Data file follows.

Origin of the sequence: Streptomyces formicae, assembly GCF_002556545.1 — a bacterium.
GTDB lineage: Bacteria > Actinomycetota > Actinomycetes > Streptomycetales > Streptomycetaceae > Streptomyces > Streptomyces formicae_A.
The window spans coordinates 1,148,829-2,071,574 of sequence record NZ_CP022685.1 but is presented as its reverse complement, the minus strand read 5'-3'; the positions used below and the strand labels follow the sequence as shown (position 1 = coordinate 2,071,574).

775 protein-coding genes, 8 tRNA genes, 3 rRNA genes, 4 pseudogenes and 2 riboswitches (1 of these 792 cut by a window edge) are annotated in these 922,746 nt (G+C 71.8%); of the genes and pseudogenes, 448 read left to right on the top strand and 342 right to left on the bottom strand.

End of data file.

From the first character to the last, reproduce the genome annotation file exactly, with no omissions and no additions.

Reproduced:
Origin of the sequence: Streptomyces formicae, assembly GCF_002556545.1 — a bacterium.
GTDB lineage: Bacteria > Actinomycetota > Actinomycetes > Streptomycetales > Streptomycetaceae > Streptomyces > Streptomyces formicae_A.
The window spans coordinates 1,148,829-2,071,574 of sequence record NZ_CP022685.1 but is presented as its reverse complement, the minus strand read 5'-3'; the positions used below and the strand labels follow the sequence as shown (position 1 = coordinate 2,071,574).

775 protein-coding genes, 8 tRNA genes, 3 rRNA genes, 4 pseudogenes and 2 riboswitches (1 of these 792 cut by a window edge) are annotated in these 922,746 nt (G+C 71.8%); of the genes and pseudogenes, 448 read left to right on the top strand and 342 right to left on the bottom strand.